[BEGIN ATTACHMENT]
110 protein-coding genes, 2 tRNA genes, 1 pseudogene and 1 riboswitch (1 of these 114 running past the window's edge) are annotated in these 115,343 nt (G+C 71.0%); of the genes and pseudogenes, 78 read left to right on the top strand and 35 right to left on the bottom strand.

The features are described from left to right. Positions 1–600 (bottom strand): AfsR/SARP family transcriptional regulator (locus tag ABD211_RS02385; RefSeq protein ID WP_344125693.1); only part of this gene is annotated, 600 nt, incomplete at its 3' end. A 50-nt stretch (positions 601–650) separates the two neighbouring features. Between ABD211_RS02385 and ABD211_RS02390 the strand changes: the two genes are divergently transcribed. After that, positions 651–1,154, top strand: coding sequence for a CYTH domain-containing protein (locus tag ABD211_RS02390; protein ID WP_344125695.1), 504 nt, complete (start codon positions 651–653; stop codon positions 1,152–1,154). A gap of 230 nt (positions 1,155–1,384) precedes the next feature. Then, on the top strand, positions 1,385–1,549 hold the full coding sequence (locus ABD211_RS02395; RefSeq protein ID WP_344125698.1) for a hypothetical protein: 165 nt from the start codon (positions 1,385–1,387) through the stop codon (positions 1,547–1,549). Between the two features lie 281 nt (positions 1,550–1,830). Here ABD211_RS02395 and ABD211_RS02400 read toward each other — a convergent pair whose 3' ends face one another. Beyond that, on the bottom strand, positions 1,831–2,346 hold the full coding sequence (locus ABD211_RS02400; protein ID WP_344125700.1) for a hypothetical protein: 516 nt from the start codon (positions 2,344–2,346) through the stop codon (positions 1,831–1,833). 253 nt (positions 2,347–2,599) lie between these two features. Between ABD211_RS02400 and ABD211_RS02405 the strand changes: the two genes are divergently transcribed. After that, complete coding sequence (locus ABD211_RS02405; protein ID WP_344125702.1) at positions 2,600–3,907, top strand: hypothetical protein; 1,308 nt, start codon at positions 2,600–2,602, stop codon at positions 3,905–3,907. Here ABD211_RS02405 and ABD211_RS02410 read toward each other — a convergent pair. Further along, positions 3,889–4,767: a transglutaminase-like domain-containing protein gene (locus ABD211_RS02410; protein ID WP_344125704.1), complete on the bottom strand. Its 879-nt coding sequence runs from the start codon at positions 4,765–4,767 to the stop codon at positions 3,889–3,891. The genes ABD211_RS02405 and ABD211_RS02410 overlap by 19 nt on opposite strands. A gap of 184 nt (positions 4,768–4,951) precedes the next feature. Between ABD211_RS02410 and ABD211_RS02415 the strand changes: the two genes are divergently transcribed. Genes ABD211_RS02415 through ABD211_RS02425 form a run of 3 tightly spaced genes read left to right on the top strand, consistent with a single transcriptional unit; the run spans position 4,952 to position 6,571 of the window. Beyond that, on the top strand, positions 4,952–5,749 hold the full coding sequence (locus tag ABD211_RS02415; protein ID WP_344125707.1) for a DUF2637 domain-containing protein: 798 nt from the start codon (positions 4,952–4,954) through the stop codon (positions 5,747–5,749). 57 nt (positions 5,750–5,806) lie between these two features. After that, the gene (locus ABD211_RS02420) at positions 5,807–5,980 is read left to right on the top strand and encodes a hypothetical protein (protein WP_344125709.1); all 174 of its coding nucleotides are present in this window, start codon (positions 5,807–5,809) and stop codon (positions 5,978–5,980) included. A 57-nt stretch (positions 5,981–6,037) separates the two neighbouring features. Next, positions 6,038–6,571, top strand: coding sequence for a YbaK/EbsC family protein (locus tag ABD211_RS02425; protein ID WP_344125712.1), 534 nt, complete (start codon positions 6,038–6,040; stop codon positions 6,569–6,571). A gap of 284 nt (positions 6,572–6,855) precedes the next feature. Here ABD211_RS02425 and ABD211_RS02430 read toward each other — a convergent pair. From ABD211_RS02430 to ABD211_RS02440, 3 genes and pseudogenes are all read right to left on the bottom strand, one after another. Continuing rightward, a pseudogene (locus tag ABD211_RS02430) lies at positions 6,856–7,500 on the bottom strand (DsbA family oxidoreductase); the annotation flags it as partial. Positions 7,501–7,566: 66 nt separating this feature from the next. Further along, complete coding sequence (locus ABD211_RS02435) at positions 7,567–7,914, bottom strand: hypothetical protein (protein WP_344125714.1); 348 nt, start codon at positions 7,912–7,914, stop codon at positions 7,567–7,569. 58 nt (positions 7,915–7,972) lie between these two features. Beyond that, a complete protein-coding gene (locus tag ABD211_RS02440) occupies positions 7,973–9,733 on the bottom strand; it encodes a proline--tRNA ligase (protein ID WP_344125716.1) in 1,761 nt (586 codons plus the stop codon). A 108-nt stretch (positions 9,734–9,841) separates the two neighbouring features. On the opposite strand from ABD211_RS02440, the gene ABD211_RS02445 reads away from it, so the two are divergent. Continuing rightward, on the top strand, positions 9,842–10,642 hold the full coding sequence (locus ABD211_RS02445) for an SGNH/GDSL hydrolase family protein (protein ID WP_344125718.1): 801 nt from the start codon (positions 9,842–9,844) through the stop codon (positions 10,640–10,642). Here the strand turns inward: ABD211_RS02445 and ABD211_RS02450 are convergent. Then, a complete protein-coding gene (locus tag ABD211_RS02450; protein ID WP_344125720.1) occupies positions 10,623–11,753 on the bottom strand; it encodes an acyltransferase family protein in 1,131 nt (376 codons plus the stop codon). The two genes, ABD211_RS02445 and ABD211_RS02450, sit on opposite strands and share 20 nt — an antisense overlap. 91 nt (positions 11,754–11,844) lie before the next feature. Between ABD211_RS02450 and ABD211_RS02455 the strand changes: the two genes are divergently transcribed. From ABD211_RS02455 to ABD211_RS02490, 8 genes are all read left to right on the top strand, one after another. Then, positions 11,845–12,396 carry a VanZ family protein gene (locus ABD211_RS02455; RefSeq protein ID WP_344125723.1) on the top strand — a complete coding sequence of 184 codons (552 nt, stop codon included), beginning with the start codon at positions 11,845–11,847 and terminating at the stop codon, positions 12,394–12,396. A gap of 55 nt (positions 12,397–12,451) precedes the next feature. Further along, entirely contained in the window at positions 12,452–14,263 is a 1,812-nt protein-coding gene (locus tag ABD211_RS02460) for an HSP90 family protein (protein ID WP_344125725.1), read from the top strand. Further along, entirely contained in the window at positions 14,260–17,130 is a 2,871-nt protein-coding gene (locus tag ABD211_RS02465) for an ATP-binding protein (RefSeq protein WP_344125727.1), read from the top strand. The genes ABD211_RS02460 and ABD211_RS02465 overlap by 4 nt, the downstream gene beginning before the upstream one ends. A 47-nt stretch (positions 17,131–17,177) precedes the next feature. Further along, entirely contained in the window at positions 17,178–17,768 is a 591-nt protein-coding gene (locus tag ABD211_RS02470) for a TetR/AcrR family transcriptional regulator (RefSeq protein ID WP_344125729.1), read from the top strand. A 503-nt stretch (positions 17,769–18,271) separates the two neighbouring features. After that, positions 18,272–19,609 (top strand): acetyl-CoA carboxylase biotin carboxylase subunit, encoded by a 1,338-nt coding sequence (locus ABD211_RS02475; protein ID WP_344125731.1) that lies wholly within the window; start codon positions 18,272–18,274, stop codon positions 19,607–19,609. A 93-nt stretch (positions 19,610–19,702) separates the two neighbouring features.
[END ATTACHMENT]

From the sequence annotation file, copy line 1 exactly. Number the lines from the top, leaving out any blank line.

110 protein-coding genes, 2 tRNA genes, 1 pseudogene and 1 riboswitch (1 of these 114 running past the window's edge) are annotated in these 115,343 nt (G+C 71.0%); of the genes and pseudogenes, 78 read left to right on the top strand and 35 right to left on the bottom strand.